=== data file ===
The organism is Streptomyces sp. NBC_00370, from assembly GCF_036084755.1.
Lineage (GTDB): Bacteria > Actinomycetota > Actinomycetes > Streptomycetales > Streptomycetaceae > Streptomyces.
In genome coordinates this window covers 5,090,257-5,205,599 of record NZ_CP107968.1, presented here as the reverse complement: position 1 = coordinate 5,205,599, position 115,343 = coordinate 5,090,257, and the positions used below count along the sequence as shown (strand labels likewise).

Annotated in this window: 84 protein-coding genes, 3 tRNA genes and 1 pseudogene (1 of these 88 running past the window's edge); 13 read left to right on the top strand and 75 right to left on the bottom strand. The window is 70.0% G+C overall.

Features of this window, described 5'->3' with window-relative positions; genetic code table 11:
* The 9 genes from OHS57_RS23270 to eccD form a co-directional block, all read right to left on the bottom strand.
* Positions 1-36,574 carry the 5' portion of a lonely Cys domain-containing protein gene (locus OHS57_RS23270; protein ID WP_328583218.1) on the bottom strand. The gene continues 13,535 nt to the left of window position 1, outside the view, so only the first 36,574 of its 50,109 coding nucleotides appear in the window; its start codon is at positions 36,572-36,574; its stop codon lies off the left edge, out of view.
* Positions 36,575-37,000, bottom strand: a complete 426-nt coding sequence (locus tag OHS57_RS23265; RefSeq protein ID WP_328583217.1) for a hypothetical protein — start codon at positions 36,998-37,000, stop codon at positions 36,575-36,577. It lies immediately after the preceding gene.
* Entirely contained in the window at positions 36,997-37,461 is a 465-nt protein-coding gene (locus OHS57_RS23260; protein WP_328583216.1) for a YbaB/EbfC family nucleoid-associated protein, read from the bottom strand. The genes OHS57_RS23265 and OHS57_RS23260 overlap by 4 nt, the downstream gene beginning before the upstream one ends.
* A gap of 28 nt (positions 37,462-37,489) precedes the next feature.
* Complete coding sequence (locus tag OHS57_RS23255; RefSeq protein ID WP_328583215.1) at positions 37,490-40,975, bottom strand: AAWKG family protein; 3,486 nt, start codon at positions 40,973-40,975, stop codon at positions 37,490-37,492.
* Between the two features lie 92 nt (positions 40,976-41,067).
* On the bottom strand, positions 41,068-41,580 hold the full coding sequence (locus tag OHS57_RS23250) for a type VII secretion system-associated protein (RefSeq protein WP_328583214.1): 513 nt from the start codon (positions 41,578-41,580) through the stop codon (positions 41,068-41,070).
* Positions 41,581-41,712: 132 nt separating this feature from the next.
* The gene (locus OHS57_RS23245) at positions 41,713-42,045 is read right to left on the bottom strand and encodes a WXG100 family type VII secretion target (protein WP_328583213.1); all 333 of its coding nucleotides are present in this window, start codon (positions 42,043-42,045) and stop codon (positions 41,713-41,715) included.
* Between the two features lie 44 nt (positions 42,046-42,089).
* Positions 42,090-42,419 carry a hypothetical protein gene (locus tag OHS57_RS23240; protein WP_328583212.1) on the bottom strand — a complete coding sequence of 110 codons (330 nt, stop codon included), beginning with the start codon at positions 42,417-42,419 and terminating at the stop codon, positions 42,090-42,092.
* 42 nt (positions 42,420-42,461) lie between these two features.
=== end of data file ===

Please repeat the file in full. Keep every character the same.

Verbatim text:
The organism is Streptomyces sp. NBC_00370, from assembly GCF_036084755.1.
Lineage (GTDB): Bacteria > Actinomycetota > Actinomycetes > Streptomycetales > Streptomycetaceae > Streptomyces.
In genome coordinates this window covers 5,090,257-5,205,599 of record NZ_CP107968.1, presented here as the reverse complement: position 1 = coordinate 5,205,599, position 115,343 = coordinate 5,090,257, and the positions used below count along the sequence as shown (strand labels likewise).

Annotated in this window: 84 protein-coding genes, 3 tRNA genes and 1 pseudogene (1 of these 88 running past the window's edge); 13 read left to right on the top strand and 75 right to left on the bottom strand. The window is 70.0% G+C overall.

Features of this window, described 5'->3' with window-relative positions; genetic code table 11:
* The 9 genes from OHS57_RS23270 to eccD form a co-directional block, all read right to left on the bottom strand.
* Positions 1-36,574 carry the 5' portion of a lonely Cys domain-containing protein gene (locus OHS57_RS23270; protein ID WP_328583218.1) on the bottom strand. The gene continues 13,535 nt to the left of window position 1, outside the view, so only the first 36,574 of its 50,109 coding nucleotides appear in the window; its start codon is at positions 36,572-36,574; its stop codon lies off the left edge, out of view.
* Positions 36,575-37,000, bottom strand: a complete 426-nt coding sequence (locus tag OHS57_RS23265; RefSeq protein ID WP_328583217.1) for a hypothetical protein — start codon at positions 36,998-37,000, stop codon at positions 36,575-36,577. It lies immediately after the preceding gene.
* Entirely contained in the window at positions 36,997-37,461 is a 465-nt protein-coding gene (locus OHS57_RS23260; protein WP_328583216.1) for a YbaB/EbfC family nucleoid-associated protein, read from the bottom strand. The genes OHS57_RS23265 and OHS57_RS23260 overlap by 4 nt, the downstream gene beginning before the upstream one ends.
* A gap of 28 nt (positions 37,462-37,489) precedes the next feature.
* Complete coding sequence (locus tag OHS57_RS23255; RefSeq protein ID WP_328583215.1) at positions 37,490-40,975, bottom strand: AAWKG family protein; 3,486 nt, start codon at positions 40,973-40,975, stop codon at positions 37,490-37,492.
* Between the two features lie 92 nt (positions 40,976-41,067).
* On the bottom strand, positions 41,068-41,580 hold the full coding sequence (locus tag OHS57_RS23250) for a type VII secretion system-associated protein (RefSeq protein WP_328583214.1): 513 nt from the start codon (positions 41,578-41,580) through the stop codon (positions 41,068-41,070).
* Positions 41,581-41,712: 132 nt separating this feature from the next.
* The gene (locus OHS57_RS23245) at positions 41,713-42,045 is read right to left on the bottom strand and encodes a WXG100 family type VII secretion target (protein WP_328583213.1); all 333 of its coding nucleotides are present in this window, start codon (positions 42,043-42,045) and stop codon (positions 41,713-41,715) included.
* Between the two features lie 44 nt (positions 42,046-42,089).
* Positions 42,090-42,419 carry a hypothetical protein gene (locus tag OHS57_RS23240; protein WP_328583212.1) on the bottom strand — a complete coding sequence of 110 codons (330 nt, stop codon included), beginning with the start codon at positions 42,417-42,419 and terminating at the stop codon, positions 42,090-42,092.
* 42 nt (positions 42,420-42,461) lie between these two features.